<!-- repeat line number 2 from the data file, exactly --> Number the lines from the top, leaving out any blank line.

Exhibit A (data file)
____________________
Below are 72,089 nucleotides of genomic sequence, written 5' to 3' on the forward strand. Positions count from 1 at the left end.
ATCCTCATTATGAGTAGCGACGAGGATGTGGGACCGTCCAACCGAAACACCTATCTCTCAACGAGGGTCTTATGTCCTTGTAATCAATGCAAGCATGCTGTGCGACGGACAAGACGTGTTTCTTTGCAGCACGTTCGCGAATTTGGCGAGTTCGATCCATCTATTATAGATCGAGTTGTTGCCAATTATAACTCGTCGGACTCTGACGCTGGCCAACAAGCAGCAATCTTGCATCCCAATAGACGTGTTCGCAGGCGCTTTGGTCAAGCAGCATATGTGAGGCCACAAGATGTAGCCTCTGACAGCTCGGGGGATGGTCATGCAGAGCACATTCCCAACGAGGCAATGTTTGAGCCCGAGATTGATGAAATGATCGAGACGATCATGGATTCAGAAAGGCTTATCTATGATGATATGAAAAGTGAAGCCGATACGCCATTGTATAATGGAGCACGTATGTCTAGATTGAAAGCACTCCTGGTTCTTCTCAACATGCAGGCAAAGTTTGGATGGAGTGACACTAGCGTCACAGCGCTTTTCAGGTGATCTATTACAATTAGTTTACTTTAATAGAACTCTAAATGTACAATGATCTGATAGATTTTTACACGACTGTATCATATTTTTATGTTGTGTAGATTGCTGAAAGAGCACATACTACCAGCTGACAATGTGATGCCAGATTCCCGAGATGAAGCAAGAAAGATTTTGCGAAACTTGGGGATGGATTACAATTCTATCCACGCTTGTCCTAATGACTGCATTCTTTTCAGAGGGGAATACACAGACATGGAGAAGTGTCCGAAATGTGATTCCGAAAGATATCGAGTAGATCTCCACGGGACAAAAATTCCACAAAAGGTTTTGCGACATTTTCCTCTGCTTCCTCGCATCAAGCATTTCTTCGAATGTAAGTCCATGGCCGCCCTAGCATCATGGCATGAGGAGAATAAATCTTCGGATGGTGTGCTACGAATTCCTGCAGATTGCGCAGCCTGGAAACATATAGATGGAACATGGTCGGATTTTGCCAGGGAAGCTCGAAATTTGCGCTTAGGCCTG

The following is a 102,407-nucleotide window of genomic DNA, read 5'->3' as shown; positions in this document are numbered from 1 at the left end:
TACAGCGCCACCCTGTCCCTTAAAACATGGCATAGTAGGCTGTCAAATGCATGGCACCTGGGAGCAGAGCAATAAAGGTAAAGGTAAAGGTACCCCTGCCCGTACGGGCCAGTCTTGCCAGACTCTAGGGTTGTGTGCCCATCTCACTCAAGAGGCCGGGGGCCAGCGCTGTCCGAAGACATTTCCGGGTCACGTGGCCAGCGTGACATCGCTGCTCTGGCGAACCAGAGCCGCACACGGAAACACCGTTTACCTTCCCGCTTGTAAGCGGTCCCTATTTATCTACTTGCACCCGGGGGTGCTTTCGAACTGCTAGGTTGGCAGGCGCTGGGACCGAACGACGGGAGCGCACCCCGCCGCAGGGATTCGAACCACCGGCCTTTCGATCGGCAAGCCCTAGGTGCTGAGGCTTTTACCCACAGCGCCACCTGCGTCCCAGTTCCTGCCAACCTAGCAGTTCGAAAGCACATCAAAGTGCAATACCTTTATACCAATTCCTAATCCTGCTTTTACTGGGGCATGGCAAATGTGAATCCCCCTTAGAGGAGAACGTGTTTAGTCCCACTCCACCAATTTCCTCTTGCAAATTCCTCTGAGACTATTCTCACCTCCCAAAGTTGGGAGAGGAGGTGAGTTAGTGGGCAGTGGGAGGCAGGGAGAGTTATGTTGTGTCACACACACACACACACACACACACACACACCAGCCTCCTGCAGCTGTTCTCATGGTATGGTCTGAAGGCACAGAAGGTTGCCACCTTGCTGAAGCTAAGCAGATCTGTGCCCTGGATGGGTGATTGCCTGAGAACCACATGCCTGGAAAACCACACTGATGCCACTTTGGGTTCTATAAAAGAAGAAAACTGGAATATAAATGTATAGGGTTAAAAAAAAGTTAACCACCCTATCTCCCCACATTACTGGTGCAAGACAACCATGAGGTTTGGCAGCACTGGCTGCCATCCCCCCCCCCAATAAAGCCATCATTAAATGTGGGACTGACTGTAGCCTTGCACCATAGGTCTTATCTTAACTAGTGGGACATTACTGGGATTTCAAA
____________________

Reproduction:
ATCCTCATTATGAGTAGCGACGAGGATGTGGGACCGTCCAACCGAAACACCTATCTCTCAACGAGGGTCTTATGTCCTTGTAATCAATGCAAGCATGCTGTGCGACGGACAAGACGTGTTTCTTTGCAGCACGTTCGCGAATTTGGCGAGTTCGATCCATCTATTATAGATCGAGTTGTTGCCAATTATAACTCGTCGGACTCTGACGCTGGCCAACAAGCAGCAATCTTGCATCCCAATAGACGTGTTCGCAGGCGCTTTGGTCAAGCAGCATATGTGAGGCCACAAGATGTAGCCTCTGACAGCTCGGGGGATGGTCATGCAGAGCACATTCCCAACGAGGCAATGTTTGAGCCCGAGATTGATGAAATGATCGAGACGATCATGGATTCAGAAAGGCTTATCTATGATGATATGAAAAGTGAAGCCGATACGCCATTGTATAATGGAGCACGTATGTCTAGATTGAAAGCACTCCTGGTTCTTCTCAACATGCAGGCAAAGTTTGGATGGAGTGACACTAGCGTCACAGCGCTTTTCAGGTGATCTATTACAATTAGTTTACTTTAATAGAACTCTAAATGTACAATGATCTGATAGATTTTTACACGACTGTATCATATTTTTATGTTGTGTAGATTGCTGAAAGAGCACATACTACCAGCTGACAATGTGATGCCAGATTCCCGAGATGAAGCAAGAAAGATTTTGCGAAACTTGGGGATGGATTACAATTCTATCCACGCTTGTCCTAATGACTGCATTCTTTTCAGAGGGGAATACACAGACATGGAGAAGTGTCCGAAATGTGATTCCGAAAGATATCGAGTAGATCTCCACGGGACAAAAATTCCACAAAAGGTTTTGCGACATTTTCCTCTGCTTCCTCGCATCAAGCATTTCTTCGAATGTAAGTCCATGGCCGCCCTAGCATCATGGCATGAGGAGAATAAATCTTCGGATGGTGTGCTACGAATTCCTGCAGATTGCGCAGCCTGGAAACATATAGATGGAACATGGTCGGATTTTGCCAGGGAAGCTCGAAATTTGCGCTTAGGCCTG